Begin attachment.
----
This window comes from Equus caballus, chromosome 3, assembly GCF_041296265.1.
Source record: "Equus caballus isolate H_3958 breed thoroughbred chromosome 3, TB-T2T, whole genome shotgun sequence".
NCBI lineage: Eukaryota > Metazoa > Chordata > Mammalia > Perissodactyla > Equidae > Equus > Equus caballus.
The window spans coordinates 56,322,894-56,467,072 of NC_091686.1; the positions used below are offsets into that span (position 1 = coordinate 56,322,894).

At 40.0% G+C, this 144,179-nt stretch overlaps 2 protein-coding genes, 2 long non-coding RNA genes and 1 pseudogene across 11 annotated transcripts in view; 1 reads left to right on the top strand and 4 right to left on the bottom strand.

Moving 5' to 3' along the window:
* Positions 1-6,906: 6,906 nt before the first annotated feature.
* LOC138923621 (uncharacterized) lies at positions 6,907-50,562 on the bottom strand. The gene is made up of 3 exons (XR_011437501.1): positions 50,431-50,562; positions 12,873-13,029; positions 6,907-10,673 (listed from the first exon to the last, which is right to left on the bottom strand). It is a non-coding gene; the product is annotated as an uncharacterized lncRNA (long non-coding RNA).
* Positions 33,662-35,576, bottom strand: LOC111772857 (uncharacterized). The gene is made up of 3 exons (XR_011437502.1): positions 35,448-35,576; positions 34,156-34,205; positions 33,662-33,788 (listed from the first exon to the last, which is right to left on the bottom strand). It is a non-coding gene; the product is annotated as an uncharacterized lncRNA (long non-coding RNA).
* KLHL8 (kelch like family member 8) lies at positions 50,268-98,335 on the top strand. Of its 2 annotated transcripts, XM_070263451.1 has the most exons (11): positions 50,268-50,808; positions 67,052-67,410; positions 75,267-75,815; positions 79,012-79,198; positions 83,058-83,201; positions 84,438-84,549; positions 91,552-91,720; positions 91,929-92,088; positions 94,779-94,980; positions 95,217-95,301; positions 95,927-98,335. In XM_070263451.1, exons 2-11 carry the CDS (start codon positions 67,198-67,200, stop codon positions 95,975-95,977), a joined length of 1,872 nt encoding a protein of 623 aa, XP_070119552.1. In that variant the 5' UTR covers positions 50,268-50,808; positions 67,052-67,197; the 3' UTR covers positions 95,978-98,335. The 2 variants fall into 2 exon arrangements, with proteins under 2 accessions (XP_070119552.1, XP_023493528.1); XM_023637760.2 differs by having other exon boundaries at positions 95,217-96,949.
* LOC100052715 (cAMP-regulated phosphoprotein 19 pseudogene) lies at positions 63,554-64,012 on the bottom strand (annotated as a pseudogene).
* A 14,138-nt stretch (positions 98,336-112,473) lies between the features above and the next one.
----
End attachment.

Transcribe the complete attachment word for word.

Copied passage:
This window comes from Equus caballus, chromosome 3, assembly GCF_041296265.1.
Source record: "Equus caballus isolate H_3958 breed thoroughbred chromosome 3, TB-T2T, whole genome shotgun sequence".
NCBI lineage: Eukaryota > Metazoa > Chordata > Mammalia > Perissodactyla > Equidae > Equus > Equus caballus.
The window spans coordinates 56,322,894-56,467,072 of NC_091686.1; the positions used below are offsets into that span (position 1 = coordinate 56,322,894).

At 40.0% G+C, this 144,179-nt stretch overlaps 2 protein-coding genes, 2 long non-coding RNA genes and 1 pseudogene across 11 annotated transcripts in view; 1 reads left to right on the top strand and 4 right to left on the bottom strand.

Moving 5' to 3' along the window:
* Positions 1-6,906: 6,906 nt before the first annotated feature.
* LOC138923621 (uncharacterized) lies at positions 6,907-50,562 on the bottom strand. The gene is made up of 3 exons (XR_011437501.1): positions 50,431-50,562; positions 12,873-13,029; positions 6,907-10,673 (listed from the first exon to the last, which is right to left on the bottom strand). It is a non-coding gene; the product is annotated as an uncharacterized lncRNA (long non-coding RNA).
* Positions 33,662-35,576, bottom strand: LOC111772857 (uncharacterized). The gene is made up of 3 exons (XR_011437502.1): positions 35,448-35,576; positions 34,156-34,205; positions 33,662-33,788 (listed from the first exon to the last, which is right to left on the bottom strand). It is a non-coding gene; the product is annotated as an uncharacterized lncRNA (long non-coding RNA).
* KLHL8 (kelch like family member 8) lies at positions 50,268-98,335 on the top strand. Of its 2 annotated transcripts, XM_070263451.1 has the most exons (11): positions 50,268-50,808; positions 67,052-67,410; positions 75,267-75,815; positions 79,012-79,198; positions 83,058-83,201; positions 84,438-84,549; positions 91,552-91,720; positions 91,929-92,088; positions 94,779-94,980; positions 95,217-95,301; positions 95,927-98,335. In XM_070263451.1, exons 2-11 carry the CDS (start codon positions 67,198-67,200, stop codon positions 95,975-95,977), a joined length of 1,872 nt encoding a protein of 623 aa, XP_070119552.1. In that variant the 5' UTR covers positions 50,268-50,808; positions 67,052-67,197; the 3' UTR covers positions 95,978-98,335. The 2 variants fall into 2 exon arrangements, with proteins under 2 accessions (XP_070119552.1, XP_023493528.1); XM_023637760.2 differs by having other exon boundaries at positions 95,217-96,949.
* LOC100052715 (cAMP-regulated phosphoprotein 19 pseudogene) lies at positions 63,554-64,012 on the bottom strand (annotated as a pseudogene).
* A 14,138-nt stretch (positions 98,336-112,473) lies between the features above and the next one.